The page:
Multiple studies have linked vegetarian diets to a reduced incidence of chronic disease and cancer. Excluding meat or animal products makes a diet healthier, but there are other factors to consider.
As with all dietary patterns, it’s important not to rely too heavily on processed foods.
The key to a healthy vegetarian diet, as with all diets, is to include a variety of foods It’s especially important for older adults to be aware of their nutritional needs, since aging can increase the risk of nutritional deficiencies. Talk with your doctor or a registered dietitian about developing a healthy vegetarian eating plan that meets your needs. In general, though, pay attention to these nutrients:
º Calcium and vitamin D. Milk and dairy foods are highest in calcium. However, dark green vegetables are good plant sources when eaten in sufficient quantities. Calcium-enriched and fortified products, including juices and cereals, are other options. Vitamin D also plays an important role in bone health, immune function and in the reduction of inflammation. Vitamin D is added to milk, some brands of soy and rice milk, and some cereals. If you don’t eat enough fortified foods and have limited sun exposure, you may need a vitamin D supplement derived from plants. Of note is that research studies suggest a high intake of vegetables and fruits is associated with increased bone mineral density, which is probably due to mechanisms other than calcium or vitamin D.
º Vitamin B-12. Vitamin B-12 is necessary to produce red blood cells and prevent anemia. Dairy and eggs are good sources, if you include these in your diet. Older adults tend to have more difficulty absorbing vitamin B-12 from food and may want to consider fortified foods or vitamin supplements to make up for any deficiencies.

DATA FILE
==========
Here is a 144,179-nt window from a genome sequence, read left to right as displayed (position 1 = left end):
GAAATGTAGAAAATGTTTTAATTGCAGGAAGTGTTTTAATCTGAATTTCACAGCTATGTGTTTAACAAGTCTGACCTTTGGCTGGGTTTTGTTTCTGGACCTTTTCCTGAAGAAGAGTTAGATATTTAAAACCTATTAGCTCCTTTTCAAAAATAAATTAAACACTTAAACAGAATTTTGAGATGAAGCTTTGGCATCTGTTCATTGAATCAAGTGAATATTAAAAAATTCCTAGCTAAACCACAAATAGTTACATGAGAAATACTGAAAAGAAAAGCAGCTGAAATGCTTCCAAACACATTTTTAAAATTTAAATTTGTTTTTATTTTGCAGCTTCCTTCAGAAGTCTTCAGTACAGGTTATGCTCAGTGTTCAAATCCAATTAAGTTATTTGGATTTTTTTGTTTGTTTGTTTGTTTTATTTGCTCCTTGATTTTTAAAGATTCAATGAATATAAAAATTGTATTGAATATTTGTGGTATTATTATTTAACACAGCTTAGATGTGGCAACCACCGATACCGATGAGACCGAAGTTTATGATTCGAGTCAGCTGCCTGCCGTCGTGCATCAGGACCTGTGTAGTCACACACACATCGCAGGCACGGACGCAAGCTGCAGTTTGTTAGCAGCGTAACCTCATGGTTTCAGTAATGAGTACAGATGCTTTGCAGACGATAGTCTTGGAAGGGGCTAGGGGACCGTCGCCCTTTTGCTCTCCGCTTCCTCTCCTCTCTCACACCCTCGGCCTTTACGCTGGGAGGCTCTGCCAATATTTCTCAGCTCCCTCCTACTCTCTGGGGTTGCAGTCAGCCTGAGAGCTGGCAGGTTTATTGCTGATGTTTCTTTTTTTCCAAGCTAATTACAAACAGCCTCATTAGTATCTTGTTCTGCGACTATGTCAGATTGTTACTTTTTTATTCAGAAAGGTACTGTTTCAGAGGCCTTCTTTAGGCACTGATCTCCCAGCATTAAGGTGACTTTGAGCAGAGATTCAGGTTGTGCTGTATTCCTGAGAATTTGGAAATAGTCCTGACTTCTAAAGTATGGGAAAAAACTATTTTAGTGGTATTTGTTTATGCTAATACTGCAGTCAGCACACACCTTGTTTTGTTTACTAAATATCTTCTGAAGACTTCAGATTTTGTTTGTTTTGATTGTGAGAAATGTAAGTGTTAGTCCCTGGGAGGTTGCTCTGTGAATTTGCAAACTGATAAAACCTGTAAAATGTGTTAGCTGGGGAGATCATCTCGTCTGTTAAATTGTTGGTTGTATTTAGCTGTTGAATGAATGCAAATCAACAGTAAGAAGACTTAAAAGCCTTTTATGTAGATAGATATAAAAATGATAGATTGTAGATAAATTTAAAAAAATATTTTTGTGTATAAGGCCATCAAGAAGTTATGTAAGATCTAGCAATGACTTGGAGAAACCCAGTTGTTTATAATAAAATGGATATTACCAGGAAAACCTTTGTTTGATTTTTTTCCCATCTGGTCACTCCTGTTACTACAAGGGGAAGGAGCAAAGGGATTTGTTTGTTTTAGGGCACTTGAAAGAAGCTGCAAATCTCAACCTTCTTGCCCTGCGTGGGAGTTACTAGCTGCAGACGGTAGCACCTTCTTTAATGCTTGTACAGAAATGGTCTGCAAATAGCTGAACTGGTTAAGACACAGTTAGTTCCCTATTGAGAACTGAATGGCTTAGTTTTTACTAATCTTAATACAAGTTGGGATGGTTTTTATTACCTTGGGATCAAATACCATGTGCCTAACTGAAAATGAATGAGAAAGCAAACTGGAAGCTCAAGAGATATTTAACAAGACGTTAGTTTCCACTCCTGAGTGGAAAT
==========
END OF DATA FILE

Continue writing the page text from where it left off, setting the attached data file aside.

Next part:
º Protein. Protein helps maintain healthy skin, bones, muscles and organs. Eggs and dairy products are good sources, and you don’t need to eat large amounts to meet your protein needs. You can get sufficient protein from plant-based foods (e.g., soy products, legumes, lentils, seeds, nuts and whole grains) if you eat a variety throughout the day.
º Omega-3 fatty acids. Diets that don’t include fish and eggs are generally low in active forms of omega-3 fatty acids. Canola oil, soy oil, walnuts, ground flaxseed and soybeans are good sources of a plant-based form of omega-3s called alpha-linolenic acid. However, conversion of alpha-linolenic acid to the omega-3 types that are best for heart health is much less efficient.
º Iron and zinc. Dried beans and peas, lentils, enriched cereals, whole-grain products, dark leafy green vegetables, and dried fruit are good sources of iron. Because iron isn’t as easily absorbed from plant sources, the recommended intake of iron for vegetarians is almost double that of nonvegetarians. To help your body absorb iron, eat foods rich in vitamin C (e.g., strawberries, citrus fruits or tomatoes) at the same time as you’re eating iron-containing foods. Cheese is a good option if you eat dairy. Plant sources of zinc include whole grains, soy products, legumes, nuts and wheat germ.
º Iodine. Just one-fourth of a teaspoon of iodized salt a day provides a significant amount of iodine.
If you need a good starting point for additional information, visit Vegetarian Nutrition — a website created by the Academy of Nutrition and Dietetics — at https://vegetariannutrition.net.
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